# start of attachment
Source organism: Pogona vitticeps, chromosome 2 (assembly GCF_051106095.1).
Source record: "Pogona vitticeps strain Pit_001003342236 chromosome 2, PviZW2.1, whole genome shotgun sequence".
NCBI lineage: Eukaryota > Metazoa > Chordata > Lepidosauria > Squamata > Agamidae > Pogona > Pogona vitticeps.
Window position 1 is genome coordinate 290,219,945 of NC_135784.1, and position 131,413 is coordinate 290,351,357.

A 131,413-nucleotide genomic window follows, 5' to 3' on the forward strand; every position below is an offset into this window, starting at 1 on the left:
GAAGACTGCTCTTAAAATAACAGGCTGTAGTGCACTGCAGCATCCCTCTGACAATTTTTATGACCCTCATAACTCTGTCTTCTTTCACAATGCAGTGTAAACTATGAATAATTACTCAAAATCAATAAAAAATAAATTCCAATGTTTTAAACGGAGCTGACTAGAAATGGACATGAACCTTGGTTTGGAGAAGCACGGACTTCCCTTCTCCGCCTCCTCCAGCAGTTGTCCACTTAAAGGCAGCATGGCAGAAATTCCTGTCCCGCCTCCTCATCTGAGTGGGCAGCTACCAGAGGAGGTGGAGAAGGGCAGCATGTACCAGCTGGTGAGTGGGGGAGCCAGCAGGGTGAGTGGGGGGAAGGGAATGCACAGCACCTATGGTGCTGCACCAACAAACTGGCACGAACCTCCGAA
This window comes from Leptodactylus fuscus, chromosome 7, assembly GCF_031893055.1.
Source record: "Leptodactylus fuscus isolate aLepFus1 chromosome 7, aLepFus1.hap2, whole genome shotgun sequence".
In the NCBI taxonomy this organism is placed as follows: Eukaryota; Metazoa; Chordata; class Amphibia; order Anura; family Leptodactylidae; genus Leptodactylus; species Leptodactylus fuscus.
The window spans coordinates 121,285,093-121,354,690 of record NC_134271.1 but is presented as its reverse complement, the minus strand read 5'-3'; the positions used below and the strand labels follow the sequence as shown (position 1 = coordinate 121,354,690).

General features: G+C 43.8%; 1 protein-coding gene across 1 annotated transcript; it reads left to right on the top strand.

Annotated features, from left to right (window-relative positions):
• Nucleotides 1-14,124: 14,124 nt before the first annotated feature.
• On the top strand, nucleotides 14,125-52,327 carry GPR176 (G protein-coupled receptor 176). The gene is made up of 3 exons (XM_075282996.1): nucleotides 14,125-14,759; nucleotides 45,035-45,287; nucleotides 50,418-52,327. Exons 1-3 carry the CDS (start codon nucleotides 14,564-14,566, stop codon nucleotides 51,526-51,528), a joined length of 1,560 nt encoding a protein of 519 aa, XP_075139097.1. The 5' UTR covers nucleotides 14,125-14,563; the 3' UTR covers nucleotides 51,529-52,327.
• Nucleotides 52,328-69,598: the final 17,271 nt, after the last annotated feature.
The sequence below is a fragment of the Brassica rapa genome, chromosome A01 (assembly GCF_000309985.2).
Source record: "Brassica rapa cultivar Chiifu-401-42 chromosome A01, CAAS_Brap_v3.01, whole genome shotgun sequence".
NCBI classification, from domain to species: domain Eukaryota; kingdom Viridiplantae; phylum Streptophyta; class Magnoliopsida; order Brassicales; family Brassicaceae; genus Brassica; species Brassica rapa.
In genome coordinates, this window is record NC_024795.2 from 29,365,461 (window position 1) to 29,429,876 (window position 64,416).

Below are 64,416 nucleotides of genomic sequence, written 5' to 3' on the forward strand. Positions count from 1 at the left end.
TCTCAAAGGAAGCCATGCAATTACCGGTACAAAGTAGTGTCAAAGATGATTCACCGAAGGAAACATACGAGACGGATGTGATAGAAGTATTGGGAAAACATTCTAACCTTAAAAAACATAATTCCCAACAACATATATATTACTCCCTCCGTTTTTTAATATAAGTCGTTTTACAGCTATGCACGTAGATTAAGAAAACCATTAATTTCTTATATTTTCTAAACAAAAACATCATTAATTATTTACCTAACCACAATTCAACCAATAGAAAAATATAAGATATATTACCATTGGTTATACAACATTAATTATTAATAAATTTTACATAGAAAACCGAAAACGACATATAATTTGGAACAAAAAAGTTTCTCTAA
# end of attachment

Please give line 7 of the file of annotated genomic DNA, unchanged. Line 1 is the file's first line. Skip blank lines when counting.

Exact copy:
This window comes from Leptodactylus fuscus, chromosome 7, assembly GCF_031893055.1.